Quick Turn-250MSY Turning Center

October 19, 2016
Quick Turn-250MSY Turning Center

For those shops looking to boost productivity as well as profitability, Mazak’s QUICK TURN-250MSY turning center sports several new productivity-enhancing features. These include a new direct-drive turret design, higher torque main spindle, a faster more powerful milling spindle and the MAZATROL SmoothG CNC.

The QUICK TURN-250MSY – with multitasking functionality – has two turning spindles, a rotary tool milling spindle and Y-axis capabilities for single setup part processing operations. The machine’s new 12-position, direct-drive turret eliminates the use of belts for improved part surface finishes and reduced maintenance. It accepts both VDI and bolt-on tooling.

The turret’s standard direct-drive rotary tool spindle is now 10 hp, 6,000 rpm. The faster rotary spindle provides 52 ft.-lbs. of torque, essentially double of what was possible before with the previous version. And with an optional tooling package, 10,000 rpm is available.

The machine’s headstock features a 10" main chuck mounted on a 35-hp, 4,000-rpm integrated spindle motor for heavy-duty metal removal. To effectively tackle today’s tough part materials, Mazak bumped up the torque output of the spindle by almost 30 ft.-lbs. The main turning spindle also serves as a C-axis that is programmable in 0.0001-degree increments to accurately position parts for square facing and slotting cuts and precisely drilled holes. The C-axis spindle is a full-function CNC controlled axis for milling. A second turning 15-hp, 6,000-rpm spindle with a 6" chuck allows the QUICK TURN-250MSY to machine small diameter workpieces with speed and accuracy.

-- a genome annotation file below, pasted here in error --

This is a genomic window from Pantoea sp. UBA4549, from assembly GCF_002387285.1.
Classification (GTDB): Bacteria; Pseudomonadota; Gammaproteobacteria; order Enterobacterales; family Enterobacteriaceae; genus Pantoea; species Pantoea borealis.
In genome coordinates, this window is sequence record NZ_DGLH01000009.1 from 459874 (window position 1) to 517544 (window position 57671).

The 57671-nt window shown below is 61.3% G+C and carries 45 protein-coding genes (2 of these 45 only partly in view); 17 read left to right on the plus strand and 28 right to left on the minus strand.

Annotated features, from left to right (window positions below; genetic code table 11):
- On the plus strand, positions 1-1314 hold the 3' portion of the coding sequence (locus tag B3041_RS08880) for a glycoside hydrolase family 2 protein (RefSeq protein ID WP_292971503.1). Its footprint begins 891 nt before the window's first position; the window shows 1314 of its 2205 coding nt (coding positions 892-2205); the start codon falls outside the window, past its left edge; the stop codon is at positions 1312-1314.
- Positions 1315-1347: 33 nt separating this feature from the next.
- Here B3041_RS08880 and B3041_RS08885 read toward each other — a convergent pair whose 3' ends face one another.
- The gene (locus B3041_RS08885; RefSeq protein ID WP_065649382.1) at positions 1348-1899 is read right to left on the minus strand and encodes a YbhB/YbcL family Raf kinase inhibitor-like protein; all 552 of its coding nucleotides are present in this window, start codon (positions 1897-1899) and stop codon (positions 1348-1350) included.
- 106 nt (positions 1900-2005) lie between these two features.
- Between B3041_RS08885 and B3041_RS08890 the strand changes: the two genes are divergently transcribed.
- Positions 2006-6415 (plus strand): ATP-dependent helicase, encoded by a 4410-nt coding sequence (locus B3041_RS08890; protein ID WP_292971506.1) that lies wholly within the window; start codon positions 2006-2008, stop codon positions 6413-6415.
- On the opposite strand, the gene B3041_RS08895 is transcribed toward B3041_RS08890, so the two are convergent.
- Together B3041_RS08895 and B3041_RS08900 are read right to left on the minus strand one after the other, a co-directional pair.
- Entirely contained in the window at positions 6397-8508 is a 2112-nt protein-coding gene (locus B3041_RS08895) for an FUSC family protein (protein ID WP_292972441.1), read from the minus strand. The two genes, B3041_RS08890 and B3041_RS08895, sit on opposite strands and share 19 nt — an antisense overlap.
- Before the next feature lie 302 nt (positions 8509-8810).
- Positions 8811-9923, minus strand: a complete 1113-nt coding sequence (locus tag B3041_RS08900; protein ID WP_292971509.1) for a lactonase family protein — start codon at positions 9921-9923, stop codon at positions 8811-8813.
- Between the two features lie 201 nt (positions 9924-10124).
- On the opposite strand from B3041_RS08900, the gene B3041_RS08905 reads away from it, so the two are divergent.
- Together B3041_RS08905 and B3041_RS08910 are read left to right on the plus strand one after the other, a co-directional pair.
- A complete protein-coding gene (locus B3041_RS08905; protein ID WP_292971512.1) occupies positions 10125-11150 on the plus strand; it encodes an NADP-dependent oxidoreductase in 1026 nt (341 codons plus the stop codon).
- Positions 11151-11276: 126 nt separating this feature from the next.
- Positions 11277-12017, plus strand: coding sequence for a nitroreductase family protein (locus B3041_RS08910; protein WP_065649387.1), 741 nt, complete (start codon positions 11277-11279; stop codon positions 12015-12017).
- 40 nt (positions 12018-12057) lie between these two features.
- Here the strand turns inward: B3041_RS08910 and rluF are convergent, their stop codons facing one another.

The QUICK TURN-250 machine models without second turning spindles feature Mazak’s new NC servo-drilling tailstocks as standard. The fully programmable tailstock drives the W-axis on its own AC servomotor and ball screw. Through the part program, the tailstock will retract to a known position and its center makes contact with the part with consistent holding pressure. Thrust settings are completely adjustable – high thrust or low thrust – without having to retouch the part.

Mazak’s MAZATROL SmoothC and SmoothG CNCs offer EIA/ISO programming as well as conversational programming that makes it easy to generate programs for complex drilling, milling or tapping operations. The controls also feature advanced hardware and software functions that help ensure high productivity and performance accuracy in challenging part production operations.

As a higher level control, the MAZATROL SmoothG incorporates a wide variety of advanced programming functions for ease of use and to ensure high-speed, high-accuracy machining performance. These functions include High Gain Feed Forward Control, Fast Rotary Axis Speeds, Variable Acceleration Control and Intelligent Pocket Milling.

A variety of automation strategies can be integrated with the QUICK TURN-250MSY, from an automatic bar feeder to gantry robots, for improved spindle utilization and a significant boost in productivity.

Related Glossary Terms

  • chuck